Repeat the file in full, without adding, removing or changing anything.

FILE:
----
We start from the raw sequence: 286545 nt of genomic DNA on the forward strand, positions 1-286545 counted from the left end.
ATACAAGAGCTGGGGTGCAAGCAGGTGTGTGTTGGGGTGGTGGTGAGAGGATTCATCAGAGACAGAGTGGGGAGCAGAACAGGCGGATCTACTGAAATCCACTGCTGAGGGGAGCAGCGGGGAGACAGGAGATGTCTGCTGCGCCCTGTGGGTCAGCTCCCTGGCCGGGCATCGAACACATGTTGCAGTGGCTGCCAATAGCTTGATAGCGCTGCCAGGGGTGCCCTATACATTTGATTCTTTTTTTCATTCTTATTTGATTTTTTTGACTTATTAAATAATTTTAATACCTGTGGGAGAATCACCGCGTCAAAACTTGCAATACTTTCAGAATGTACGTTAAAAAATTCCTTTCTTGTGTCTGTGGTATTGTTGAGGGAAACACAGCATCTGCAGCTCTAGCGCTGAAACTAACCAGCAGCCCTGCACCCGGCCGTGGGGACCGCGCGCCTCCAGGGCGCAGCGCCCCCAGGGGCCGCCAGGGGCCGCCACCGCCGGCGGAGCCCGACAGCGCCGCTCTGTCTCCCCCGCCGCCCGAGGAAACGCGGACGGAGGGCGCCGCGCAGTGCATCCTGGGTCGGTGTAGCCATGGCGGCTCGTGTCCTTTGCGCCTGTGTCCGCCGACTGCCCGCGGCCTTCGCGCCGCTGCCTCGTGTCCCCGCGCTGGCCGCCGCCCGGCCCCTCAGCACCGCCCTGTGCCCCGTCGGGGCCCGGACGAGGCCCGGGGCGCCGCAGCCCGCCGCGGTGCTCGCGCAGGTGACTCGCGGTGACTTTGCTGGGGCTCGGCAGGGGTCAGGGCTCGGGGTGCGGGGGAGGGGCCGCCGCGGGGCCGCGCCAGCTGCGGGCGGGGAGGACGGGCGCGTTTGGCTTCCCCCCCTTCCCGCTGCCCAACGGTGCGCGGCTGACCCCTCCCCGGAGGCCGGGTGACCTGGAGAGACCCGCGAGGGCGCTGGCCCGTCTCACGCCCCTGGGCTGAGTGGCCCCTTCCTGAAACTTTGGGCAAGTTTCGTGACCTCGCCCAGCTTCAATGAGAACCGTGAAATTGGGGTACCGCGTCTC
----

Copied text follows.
We start from the raw sequence: 286545 nt of genomic DNA on the forward strand, positions 1-286545 counted from the left end.
ATACAAGAGCTGGGGTGCAAGCAGGTGTGTGTTGGGGTGGTGGTGAGAGGATTCATCAGAGACAGAGTGGGGAGCAGAACAGGCGGATCTACTGAAATCCACTGCTGAGGGGAGCAGCGGGGAGACAGGAGATGTCTGCTGCGCCCTGTGGGTCAGCTCCCTGGCCGGGCATCGAACACATGTTGCAGTGGCTGCCAATAGCTTGATAGCGCTGCCAGGGGTGCCCTATACATTTGATTCTTTTTTTCATTCTTATTTGATTTTTTTGACTTATTAAATAATTTTAATACCTGTGGGAGAATCACCGCGTCAAAACTTGCAATACTTTCAGAATGTACGTTAAAAAATTCCTTTCTTGTGTCTGTGGTATTGTTGAGGGAAACACAGCATCTGCAGCTCTAGCGCTGAAACTAACCAGCAGCCCTGCACCCGGCCGTGGGGACCGCGCGCCTCCAGGGCGCAGCGCCCCCAGGGGCCGCCAGGGGCCGCCACCGCCGGCGGAGCCCGACAGCGCCGCTCTGTCTCCCCCGCCGCCCGAGGAAACGCGGACGGAGGGCGCCGCGCAGTGCATCCTGGGTCGGTGTAGCCATGGCGGCTCGTGTCCTTTGCGCCTGTGTCCGCCGACTGCCCGCGGCCTTCGCGCCGCTGCCTCGTGTCCCCGCGCTGGCCGCCGCCCGGCCCCTCAGCACCGCCCTGTGCCCCGTCGGGGCCCGGACGAGGCCCGGGGCGCCGCAGCCCGCCGCGGTGCTCGCGCAGGTGACTCGCGGTGACTTTGCTGGGGCTCGGCAGGGGTCAGGGCTCGGGGTGCGGGGGAGGGGCCGCCGCGGGGCCGCGCCAGCTGCGGGCGGGGAGGACGGGCGCGTTTGGCTTCCCCCCCTTCCCGCTGCCCAACGGTGCGCGGCTGACCCCTCCCCGGAGGCCGGGTGACCTGGAGAGACCCGCGAGGGCGCTGGCCCGTCTCACGCCCCTGGGCTGAGTGGCCCCTTCCTGAAACTTTGGGCAAGTTTCGTGACCTCGCCCAGCTTCAATGAGAACCGTGAAATTGGGGTACCGCGTCTC